RNA pulldown assay was performed as described in our previous study . Briefly, 1 × 107 cells were lysed and the lysates were rotary incubated with 3 µg biotin-labeled probe mixed with cocktail and ribonuclease inhibitor at 4 °C overnight. Then 20 µl of pre-cleared streptavidin magnetic beads (88,816, ThermoFisher Scientific) were added to the cell lysates to precipitate the RNA-protein complex. After elution from the beads with lysis buffer for 3 times, the co-precipitated proteins were boiled with loading buffer for 10 min for further analysis by western blotting. The biotin probe was designed and synthesized by GenePharma. The probe was fully complementary to the CDS specific sequence of SOGA1 mRNA. The sequence was listed as follows: AGCAGGAAGTTGTGCTTGAATTGCT, negative control: AGCAATTCAAGCACAACTTCCTGCT.
Chromatin immunoprecipitation (ChIP) assay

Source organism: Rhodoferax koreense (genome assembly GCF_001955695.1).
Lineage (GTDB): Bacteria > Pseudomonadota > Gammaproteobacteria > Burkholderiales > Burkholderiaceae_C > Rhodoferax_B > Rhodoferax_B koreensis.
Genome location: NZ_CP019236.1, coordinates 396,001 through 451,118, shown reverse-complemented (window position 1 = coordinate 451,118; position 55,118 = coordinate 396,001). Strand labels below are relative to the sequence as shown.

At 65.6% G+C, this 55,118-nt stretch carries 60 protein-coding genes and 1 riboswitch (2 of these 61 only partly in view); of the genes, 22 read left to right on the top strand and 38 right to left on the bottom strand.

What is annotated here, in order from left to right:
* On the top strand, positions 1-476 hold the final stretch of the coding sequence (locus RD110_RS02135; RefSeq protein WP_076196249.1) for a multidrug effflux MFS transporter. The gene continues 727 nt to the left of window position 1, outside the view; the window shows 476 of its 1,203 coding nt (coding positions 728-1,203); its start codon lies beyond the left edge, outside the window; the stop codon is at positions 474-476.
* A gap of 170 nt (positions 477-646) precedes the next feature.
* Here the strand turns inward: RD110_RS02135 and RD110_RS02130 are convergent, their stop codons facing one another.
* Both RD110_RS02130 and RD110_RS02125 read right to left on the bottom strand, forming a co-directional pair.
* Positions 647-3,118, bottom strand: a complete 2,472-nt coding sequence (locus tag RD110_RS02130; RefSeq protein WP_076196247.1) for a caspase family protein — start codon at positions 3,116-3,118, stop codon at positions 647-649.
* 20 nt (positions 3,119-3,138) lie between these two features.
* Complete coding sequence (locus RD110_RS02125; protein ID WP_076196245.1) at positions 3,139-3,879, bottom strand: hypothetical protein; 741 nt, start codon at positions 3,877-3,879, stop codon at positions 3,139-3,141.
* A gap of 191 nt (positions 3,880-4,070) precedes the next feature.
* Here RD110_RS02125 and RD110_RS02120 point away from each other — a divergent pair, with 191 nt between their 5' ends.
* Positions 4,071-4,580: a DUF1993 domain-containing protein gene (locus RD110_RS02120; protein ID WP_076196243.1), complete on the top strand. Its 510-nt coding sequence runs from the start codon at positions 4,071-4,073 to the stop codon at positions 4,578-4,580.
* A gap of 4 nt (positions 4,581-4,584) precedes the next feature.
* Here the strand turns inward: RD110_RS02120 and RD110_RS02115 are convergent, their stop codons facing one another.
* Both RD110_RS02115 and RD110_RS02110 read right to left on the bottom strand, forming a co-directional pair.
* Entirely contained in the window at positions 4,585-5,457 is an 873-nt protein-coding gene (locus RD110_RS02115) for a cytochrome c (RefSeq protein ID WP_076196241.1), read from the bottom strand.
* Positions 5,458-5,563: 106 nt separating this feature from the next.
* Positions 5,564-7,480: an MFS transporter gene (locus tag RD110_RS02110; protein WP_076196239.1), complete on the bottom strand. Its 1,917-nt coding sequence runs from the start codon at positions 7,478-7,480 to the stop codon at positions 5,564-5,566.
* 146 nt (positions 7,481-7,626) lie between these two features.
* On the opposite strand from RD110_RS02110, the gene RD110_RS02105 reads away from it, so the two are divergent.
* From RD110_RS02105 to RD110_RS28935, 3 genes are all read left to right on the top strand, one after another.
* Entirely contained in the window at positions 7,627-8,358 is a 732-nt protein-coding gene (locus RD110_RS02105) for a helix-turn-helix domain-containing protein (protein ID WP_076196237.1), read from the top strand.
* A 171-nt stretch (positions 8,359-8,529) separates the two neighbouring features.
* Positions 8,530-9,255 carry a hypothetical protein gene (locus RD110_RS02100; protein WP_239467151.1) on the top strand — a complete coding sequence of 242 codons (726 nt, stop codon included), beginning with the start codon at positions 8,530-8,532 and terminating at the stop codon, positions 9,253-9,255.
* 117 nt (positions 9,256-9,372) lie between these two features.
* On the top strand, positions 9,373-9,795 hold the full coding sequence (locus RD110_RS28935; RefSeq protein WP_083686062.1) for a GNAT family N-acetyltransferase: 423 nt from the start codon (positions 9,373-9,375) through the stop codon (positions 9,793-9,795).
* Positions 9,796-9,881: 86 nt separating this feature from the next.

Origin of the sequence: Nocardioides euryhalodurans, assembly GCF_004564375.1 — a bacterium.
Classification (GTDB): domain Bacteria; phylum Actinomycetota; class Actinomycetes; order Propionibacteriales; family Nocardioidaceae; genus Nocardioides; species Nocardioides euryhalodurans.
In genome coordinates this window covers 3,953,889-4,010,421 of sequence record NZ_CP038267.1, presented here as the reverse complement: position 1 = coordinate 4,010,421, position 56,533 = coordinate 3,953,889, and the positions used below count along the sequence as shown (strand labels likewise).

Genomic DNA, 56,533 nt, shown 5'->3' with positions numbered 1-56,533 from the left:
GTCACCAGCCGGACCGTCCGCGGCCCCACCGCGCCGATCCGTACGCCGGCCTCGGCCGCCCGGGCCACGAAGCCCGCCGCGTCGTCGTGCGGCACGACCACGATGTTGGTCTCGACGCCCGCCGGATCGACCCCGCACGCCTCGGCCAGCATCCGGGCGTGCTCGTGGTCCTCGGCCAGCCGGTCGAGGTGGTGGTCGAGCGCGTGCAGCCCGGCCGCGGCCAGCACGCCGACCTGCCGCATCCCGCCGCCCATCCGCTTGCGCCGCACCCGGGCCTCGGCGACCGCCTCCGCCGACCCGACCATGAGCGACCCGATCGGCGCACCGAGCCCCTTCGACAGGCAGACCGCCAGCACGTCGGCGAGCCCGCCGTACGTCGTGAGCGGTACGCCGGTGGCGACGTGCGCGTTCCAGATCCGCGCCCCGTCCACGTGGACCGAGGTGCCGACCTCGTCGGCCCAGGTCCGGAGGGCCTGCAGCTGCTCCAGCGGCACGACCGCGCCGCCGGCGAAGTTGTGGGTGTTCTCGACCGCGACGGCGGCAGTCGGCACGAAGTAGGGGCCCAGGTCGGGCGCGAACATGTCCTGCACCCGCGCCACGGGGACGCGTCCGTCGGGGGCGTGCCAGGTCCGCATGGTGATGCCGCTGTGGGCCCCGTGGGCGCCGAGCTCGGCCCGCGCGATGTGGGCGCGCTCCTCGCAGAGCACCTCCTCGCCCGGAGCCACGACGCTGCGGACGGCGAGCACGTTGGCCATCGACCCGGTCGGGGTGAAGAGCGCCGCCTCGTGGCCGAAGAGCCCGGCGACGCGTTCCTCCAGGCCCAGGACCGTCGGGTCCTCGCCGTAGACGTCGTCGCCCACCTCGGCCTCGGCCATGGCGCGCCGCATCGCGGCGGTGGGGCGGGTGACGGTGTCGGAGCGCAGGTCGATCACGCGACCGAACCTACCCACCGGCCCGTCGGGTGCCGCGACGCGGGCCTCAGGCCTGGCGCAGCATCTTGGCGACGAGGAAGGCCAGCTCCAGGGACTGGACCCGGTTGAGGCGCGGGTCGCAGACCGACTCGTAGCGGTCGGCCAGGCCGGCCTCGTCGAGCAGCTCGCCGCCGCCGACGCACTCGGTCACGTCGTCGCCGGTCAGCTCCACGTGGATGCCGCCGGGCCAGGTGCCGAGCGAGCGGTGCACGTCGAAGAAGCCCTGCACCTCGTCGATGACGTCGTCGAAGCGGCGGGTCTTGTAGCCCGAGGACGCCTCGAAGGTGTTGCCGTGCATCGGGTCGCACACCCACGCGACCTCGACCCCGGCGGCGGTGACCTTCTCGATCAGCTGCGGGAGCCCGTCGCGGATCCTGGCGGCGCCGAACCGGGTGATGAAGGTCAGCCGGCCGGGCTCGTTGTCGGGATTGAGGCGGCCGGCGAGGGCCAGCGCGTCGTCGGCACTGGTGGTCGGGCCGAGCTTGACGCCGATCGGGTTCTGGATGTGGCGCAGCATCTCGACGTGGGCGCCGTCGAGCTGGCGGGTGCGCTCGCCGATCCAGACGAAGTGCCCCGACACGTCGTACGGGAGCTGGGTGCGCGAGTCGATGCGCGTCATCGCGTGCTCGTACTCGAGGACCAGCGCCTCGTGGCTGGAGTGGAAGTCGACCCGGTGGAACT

The ChIP assay was performed in SW620 and SW480 cells using the SimpleChIP® Enzymatic Chromatin IP Kit (#9003, CST) according to the manufacturer’s instructions. The cells (1 × 107) were crosslinked with 1% formaldehyde for 15 min at room temperature. Chromatin fragments ranging from 200 to 900 bp were generated by lysis with SDS lysis buffer, followed by sonication. After centrifugation, the supernatant from lysate was diluted with ChIP buffer and the DNA-protein complex was precipitated with anti-YY1 antibody or anti-IgG antibody (#2729, CST) at 4 °C overnight. The DNA-protein complex was incubated with 30 µl ChIP-grade Protein G magnetic beads for 2 h at 4 °C. After elution from the beads, the immunoprecipitates were de-crosslinked at 65 °C for 3 h for further analysis by qRT-PCR. The ChIP primers that were used are listed in Table S2.